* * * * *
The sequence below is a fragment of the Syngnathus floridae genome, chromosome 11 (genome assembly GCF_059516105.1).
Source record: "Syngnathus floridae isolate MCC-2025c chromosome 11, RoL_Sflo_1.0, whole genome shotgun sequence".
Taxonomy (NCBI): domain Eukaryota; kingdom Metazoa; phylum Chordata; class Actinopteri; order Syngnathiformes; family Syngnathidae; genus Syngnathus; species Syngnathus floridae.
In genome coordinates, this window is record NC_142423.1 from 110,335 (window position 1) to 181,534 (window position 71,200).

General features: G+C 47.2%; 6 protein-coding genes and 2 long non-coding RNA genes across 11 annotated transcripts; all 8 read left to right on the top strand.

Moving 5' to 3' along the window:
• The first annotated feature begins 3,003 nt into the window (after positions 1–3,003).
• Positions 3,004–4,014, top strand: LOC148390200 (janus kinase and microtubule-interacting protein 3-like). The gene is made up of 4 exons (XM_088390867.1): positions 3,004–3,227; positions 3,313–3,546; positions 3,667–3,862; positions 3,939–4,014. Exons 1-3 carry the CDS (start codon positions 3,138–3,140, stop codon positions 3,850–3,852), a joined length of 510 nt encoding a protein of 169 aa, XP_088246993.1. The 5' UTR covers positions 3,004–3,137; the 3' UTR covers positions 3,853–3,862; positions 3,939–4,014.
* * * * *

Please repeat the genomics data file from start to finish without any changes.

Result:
The sequence below is a fragment of the Syngnathus floridae genome, chromosome 11 (genome assembly GCF_059516105.1).
Source record: "Syngnathus floridae isolate MCC-2025c chromosome 11, RoL_Sflo_1.0, whole genome shotgun sequence".
Taxonomy (NCBI): domain Eukaryota; kingdom Metazoa; phylum Chordata; class Actinopteri; order Syngnathiformes; family Syngnathidae; genus Syngnathus; species Syngnathus floridae.
In genome coordinates, this window is record NC_142423.1 from 110,335 (window position 1) to 181,534 (window position 71,200).

General features: G+C 47.2%; 6 protein-coding genes and 2 long non-coding RNA genes across 11 annotated transcripts; all 8 read left to right on the top strand.

Moving 5' to 3' along the window:
• The first annotated feature begins 3,003 nt into the window (after positions 1–3,003).
• Positions 3,004–4,014, top strand: LOC148390200 (janus kinase and microtubule-interacting protein 3-like). The gene is made up of 4 exons (XM_088390867.1): positions 3,004–3,227; positions 3,313–3,546; positions 3,667–3,862; positions 3,939–4,014. Exons 1-3 carry the CDS (start codon positions 3,138–3,140, stop codon positions 3,850–3,852), a joined length of 510 nt encoding a protein of 169 aa, XP_088246993.1. The 5' UTR covers positions 3,004–3,137; the 3' UTR covers positions 3,853–3,862; positions 3,939–4,014.